The much anticipated report of the British government's Department of Culture, Media and Sport on Internet gambling was released this week and will give online gambling operators interested in the UK market plenty to chew on.
Major elements in the government statement relate to the extension of regulations to safeguard UK consumers and generate income for the horse racing industry through levies - long a contentious issue from which online operators have sought to distance themselves.
Operators who have licensed in 'white listed' jurisdictions that permit them to advertise in the UK - jurisdictions such as the Isle of Man, Gibraltar, Alderney, Malta and Antigua - do not presently pay the UK Horserace Betting Levy and do not pay UK tax on wagers.
Several major UK companies have relocated to more tax-friendly jurisdictions in order to effectively compete with offshore rivals, yet still retain the white listing and levy advantages.
Sports minister Gerry Sutcliffe may be about to change this happy situation, as the statement this week indicates. It includes proposals to bring in new licence requirements for overseas-based online gambling firms that want to promote to UK-based customers.
"Online gambling has changed significantly in recent years with many European countries taking new approaches to regulation," Sutcliffe says. "It would be wrong of us to stand still where things are changing around us - especially where the protection of British consumers may be at stake.
"The new system will also ensure that all businesses offering online gambling to our (UK) consumers adhere to our rules - not someone else's. The Gambling Act is already one of the best regulatory frameworks in the world and these changes will ensure that it sets the standard for all online gambling companies that target British consumers."
The government's intentions will now move to a consultative stage, but as things presently stand online operators currently licensed outside the UK may have to apply for a licence from the British Gambling Commission if they want to advertise or provide gambling services to British consumers.
There are also provisions to combat the recent corruption in sport scares, which require online operators to agree to share information on suspicious betting patterns, something which many companies already undertake voluntarily.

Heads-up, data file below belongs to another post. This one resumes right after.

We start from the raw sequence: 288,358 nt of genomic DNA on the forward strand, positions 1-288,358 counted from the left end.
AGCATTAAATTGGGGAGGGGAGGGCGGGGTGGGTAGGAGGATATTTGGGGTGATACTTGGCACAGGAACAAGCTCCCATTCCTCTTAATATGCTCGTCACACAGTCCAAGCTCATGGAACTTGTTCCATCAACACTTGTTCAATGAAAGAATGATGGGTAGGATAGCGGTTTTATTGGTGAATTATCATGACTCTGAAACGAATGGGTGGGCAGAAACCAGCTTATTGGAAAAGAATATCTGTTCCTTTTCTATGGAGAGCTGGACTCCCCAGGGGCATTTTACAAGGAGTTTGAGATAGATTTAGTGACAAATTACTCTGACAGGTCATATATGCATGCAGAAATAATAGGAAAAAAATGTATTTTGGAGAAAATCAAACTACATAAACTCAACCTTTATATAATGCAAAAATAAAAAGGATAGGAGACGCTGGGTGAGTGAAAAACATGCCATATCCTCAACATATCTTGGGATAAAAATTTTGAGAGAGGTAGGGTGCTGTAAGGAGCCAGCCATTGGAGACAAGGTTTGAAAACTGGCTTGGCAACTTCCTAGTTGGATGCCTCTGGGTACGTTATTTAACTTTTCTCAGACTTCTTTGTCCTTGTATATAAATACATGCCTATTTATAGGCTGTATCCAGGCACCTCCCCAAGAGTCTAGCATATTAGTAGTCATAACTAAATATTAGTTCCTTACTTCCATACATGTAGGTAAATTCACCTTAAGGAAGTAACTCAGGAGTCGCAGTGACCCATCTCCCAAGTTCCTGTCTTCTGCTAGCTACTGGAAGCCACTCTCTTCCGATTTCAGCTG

Most reputable jurisdictions under which offshore Internet operators are already licensed include provisions related to the protection of underaged or problem gamblers, but the UK will expect that these are active systems on any applicant site. There is also discussion on the very controversial topic of how online operators licensed under the new proposals can be made to contribute to research and treatment for problem gamblers, something which is already expected of British operators.
Another highly controversial area is how online operators might contribute like their British-located land rivals to the Horserace Betting Levy in the UK.
The initial reaction from major companies to the new initiative has been cautious but cooperative.
Ladbrokes spokesman Ciaran O'Brien said: "Online betting and gaming is a global industry and Ladbrokes has to locate its .com business where it can complete most effectively.
"Ladbrokes continues to exceed UK regulatory standards so we welcome this consultation, which seeks to ensure that UK consumers are appropriately protected from those unregulated operators who fail to meet appropriate standards."
Whether the new arrangements can be finalised and implemented before the next general election (later this year) is doubtful, but in any case even a change in power to the Conservative Party is unlikely to bring a reprieve from what will inevitably be an extra expense for operators doing business in the UK.
Source: InfoPowa News